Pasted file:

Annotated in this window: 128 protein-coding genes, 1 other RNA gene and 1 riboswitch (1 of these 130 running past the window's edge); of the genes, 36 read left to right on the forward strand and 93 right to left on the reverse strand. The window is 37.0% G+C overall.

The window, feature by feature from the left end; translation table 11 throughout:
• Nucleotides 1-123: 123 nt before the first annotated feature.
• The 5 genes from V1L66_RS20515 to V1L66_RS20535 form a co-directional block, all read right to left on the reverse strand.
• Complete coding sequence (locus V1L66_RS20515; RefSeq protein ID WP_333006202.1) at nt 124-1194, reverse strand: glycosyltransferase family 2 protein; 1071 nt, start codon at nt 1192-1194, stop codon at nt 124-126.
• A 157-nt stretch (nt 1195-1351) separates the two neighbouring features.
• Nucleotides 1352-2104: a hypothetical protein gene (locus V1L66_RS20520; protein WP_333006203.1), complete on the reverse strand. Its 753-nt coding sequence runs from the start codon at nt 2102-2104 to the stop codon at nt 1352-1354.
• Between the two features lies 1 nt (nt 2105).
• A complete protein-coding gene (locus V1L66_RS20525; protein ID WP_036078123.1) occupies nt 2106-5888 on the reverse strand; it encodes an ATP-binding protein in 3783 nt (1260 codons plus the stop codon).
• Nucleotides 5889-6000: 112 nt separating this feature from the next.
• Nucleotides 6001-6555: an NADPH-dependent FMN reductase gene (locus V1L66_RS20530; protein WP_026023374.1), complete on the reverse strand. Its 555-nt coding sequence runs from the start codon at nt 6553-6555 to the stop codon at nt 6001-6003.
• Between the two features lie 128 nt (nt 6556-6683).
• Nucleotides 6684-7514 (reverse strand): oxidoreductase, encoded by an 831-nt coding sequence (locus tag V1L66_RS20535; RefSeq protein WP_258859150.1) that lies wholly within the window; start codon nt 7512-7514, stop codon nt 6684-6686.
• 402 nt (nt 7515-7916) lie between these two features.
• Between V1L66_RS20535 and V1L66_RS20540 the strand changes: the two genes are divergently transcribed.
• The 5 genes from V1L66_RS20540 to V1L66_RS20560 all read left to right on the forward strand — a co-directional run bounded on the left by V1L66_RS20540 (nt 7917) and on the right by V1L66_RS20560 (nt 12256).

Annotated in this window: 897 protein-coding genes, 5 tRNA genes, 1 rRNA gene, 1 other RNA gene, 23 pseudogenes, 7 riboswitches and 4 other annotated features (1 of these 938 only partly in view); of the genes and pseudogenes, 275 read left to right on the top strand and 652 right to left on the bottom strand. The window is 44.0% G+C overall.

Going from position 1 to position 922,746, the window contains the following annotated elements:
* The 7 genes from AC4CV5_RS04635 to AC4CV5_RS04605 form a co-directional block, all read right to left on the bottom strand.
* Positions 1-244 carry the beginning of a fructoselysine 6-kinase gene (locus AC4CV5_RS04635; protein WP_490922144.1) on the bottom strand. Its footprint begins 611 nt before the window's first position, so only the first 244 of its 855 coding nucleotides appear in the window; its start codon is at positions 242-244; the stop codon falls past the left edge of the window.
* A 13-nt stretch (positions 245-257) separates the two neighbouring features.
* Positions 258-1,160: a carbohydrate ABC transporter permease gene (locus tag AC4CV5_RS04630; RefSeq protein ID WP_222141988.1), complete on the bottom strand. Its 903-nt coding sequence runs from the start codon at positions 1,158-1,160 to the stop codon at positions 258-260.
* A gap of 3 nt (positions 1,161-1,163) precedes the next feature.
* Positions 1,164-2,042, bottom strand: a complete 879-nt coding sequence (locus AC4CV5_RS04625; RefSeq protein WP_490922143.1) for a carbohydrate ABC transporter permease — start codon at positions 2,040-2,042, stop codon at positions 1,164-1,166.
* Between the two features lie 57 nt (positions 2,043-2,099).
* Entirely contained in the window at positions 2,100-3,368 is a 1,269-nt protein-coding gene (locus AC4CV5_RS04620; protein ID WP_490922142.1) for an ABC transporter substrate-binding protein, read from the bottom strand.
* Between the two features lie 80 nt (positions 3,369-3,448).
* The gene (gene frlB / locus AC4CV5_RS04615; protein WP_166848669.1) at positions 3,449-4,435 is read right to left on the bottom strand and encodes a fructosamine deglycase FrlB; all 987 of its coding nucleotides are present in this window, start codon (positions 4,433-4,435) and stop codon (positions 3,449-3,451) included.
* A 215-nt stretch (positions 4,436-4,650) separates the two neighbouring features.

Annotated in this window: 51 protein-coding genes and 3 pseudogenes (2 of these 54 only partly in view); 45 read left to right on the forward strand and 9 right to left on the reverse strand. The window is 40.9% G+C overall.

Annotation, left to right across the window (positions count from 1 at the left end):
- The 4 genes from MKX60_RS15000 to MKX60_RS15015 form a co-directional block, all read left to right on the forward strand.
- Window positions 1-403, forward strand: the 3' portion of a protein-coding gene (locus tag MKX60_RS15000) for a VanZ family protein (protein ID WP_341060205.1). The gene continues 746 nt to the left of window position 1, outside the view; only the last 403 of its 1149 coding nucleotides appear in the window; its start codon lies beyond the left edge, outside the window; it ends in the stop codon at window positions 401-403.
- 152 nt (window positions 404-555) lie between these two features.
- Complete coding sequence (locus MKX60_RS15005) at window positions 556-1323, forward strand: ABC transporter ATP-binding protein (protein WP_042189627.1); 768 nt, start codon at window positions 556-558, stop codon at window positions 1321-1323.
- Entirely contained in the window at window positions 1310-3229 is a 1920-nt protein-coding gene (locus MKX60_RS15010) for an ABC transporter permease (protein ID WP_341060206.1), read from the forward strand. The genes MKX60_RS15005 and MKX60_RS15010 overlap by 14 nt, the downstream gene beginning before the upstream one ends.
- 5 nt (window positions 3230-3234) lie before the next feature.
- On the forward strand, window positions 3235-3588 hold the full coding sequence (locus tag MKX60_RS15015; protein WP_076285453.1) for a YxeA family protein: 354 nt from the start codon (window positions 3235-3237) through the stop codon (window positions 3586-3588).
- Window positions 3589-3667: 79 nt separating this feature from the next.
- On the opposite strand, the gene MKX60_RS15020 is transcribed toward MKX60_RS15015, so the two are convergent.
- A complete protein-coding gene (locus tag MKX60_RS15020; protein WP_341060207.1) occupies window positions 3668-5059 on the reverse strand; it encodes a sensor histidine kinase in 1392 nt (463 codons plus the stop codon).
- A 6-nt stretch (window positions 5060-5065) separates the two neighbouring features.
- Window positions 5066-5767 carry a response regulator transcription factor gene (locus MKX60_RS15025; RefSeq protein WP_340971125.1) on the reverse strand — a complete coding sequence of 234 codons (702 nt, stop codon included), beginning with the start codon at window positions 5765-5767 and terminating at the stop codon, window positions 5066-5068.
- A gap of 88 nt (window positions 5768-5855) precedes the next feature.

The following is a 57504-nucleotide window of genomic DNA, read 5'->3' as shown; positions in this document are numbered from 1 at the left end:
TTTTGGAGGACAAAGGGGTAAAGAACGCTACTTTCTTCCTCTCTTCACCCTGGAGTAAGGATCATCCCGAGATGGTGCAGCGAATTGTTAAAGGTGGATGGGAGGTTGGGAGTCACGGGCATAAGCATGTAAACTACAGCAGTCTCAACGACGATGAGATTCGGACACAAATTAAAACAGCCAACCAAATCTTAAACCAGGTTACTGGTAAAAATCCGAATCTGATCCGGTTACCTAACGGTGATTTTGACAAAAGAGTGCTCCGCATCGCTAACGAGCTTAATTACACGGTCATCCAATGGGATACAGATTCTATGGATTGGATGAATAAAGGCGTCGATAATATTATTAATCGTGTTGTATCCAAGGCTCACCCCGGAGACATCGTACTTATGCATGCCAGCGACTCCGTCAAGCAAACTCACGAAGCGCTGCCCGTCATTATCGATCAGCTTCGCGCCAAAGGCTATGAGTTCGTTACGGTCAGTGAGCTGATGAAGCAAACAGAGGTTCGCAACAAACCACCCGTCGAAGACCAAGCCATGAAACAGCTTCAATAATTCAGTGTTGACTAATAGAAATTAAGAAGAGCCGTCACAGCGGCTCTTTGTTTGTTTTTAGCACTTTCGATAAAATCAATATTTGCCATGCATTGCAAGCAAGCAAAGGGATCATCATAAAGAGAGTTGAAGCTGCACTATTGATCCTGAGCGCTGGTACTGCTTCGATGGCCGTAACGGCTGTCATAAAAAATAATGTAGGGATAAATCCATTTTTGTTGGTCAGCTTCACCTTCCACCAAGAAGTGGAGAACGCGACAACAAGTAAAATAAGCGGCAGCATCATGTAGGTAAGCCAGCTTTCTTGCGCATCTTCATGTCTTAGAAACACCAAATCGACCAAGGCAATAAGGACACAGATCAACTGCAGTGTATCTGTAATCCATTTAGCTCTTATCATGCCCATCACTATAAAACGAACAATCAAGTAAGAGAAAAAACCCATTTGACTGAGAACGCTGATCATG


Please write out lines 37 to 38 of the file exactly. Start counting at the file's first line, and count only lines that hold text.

- 5 nt (window positions 3230-3234) lie before the next feature.
- On the forward strand, window positions 3235-3588 hold the full coding sequence (locus tag MKX60_RS15015; protein WP_076285453.1) for a YxeA family protein: 354 nt from the start codon (window positions 3235-3237) through the stop codon (window positions 3586-3588).